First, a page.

Abstract

A hand-held spectrograph has been constructed for use by an astronaut to test the feasibility of measuring cloud-top altitude from a satellite using the reflected solar radiation from the cloud in the oxygen “A” band at 7600 Å. This instrument has been used from an aircraft for preliminary measurements. The transmission of oxygen at 7630 Å with 5-Å bandpass as function of zenith distance of the sun and altitude (pressure), calculated by Wark and Mercer, were checked experimentally by us using the solar beam reflected from a white diffusing card. The instrument was used to photograph cloud spectra from an aircraft flying above the clouds. The cloud altitudes were computed using the transmission curves and found to be about 140 mb (1.4 km) lower than the actual cloud-top altitudes observed during descent of the aircraft. This apparent error is too large to ascribe to probable experimental errors. It is apparent that the absorption by oxygen inside the cloud contributes significantly to this type of measurement. A method based on the two streams theory of Schuster and the appropriate absorption coefficients of oxygen were used to compute the fractional absorption inside the cloud at the wavelength of interest for cloud models representing low, medium, and high cloud situations. The computed fractional absorption for low cloud accounts for the apparent error in the observations taken on stratocumulus clouds. Before an instrument can be used on a satellite for routine measurements of cloud altitudes, several effects must be investigated further, such as the fractional absorption inside the cloud and its variation with cloud thickness and type, and the effect of presence of lower deck of cloud and the effect of various ground albedos, especially in the case of thin clouds.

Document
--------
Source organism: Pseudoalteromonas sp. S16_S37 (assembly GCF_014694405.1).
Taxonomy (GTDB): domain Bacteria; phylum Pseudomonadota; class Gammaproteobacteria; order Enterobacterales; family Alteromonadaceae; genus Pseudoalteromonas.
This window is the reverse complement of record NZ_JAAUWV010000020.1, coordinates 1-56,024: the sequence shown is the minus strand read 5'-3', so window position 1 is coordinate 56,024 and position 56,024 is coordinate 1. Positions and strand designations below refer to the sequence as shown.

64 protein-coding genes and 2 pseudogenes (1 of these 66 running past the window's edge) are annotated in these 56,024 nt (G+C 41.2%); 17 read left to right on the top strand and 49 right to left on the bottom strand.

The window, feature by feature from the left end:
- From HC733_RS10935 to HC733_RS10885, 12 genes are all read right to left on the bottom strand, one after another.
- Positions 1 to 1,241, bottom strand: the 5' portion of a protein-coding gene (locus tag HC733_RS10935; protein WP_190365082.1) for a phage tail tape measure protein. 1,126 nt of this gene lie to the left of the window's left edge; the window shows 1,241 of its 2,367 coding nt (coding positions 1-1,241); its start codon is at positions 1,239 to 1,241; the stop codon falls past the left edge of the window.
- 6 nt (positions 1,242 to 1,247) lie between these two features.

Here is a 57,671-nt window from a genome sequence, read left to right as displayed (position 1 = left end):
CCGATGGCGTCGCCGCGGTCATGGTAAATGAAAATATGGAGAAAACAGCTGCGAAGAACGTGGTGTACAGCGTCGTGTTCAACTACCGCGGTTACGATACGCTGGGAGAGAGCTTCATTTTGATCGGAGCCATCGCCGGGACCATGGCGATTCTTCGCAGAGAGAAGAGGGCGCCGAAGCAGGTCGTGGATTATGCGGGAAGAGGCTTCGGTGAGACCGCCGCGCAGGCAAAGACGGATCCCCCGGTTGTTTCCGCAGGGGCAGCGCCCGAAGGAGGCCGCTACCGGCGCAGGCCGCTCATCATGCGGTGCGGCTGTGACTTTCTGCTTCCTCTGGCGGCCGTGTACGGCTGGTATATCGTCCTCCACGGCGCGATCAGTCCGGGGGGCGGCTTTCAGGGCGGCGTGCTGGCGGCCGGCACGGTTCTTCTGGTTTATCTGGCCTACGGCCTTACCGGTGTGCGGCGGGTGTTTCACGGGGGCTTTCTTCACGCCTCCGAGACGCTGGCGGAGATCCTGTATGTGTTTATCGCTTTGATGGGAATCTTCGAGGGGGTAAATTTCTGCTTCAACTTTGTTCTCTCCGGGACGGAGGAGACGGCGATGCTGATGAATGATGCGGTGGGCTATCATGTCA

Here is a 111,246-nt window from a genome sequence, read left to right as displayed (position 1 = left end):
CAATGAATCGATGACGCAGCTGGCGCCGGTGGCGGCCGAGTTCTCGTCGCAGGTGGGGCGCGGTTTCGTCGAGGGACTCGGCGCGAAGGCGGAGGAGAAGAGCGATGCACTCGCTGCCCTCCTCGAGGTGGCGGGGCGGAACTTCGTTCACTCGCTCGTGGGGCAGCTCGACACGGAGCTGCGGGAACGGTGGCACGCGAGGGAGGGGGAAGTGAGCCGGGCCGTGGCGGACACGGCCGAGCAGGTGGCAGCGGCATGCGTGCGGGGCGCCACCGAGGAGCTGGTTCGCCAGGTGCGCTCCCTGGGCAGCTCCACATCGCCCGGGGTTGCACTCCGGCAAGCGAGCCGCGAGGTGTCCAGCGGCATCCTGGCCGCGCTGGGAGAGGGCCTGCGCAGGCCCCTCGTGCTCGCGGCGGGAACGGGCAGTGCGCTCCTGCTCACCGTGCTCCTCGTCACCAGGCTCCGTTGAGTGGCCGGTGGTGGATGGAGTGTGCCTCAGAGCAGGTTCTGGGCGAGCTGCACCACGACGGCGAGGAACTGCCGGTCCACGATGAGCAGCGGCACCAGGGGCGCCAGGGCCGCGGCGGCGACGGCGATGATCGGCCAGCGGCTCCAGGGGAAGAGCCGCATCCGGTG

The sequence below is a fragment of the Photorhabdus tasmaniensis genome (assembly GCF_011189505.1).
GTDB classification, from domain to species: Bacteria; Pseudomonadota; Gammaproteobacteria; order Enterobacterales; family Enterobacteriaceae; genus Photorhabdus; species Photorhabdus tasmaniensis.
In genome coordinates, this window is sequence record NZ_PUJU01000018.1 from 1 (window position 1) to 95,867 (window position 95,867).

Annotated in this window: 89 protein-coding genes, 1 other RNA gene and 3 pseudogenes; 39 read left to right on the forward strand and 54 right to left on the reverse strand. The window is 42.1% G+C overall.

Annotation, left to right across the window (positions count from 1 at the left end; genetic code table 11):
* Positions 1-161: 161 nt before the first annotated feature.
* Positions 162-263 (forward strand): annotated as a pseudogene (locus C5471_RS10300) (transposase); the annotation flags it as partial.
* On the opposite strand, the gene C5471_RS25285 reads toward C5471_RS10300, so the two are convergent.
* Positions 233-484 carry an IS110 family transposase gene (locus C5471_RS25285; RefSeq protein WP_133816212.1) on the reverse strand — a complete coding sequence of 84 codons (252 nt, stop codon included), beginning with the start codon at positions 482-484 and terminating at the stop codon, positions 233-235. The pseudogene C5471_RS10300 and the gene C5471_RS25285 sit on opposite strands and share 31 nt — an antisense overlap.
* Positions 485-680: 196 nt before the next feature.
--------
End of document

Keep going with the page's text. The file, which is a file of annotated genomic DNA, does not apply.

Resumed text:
© 1965 Optical Society of America

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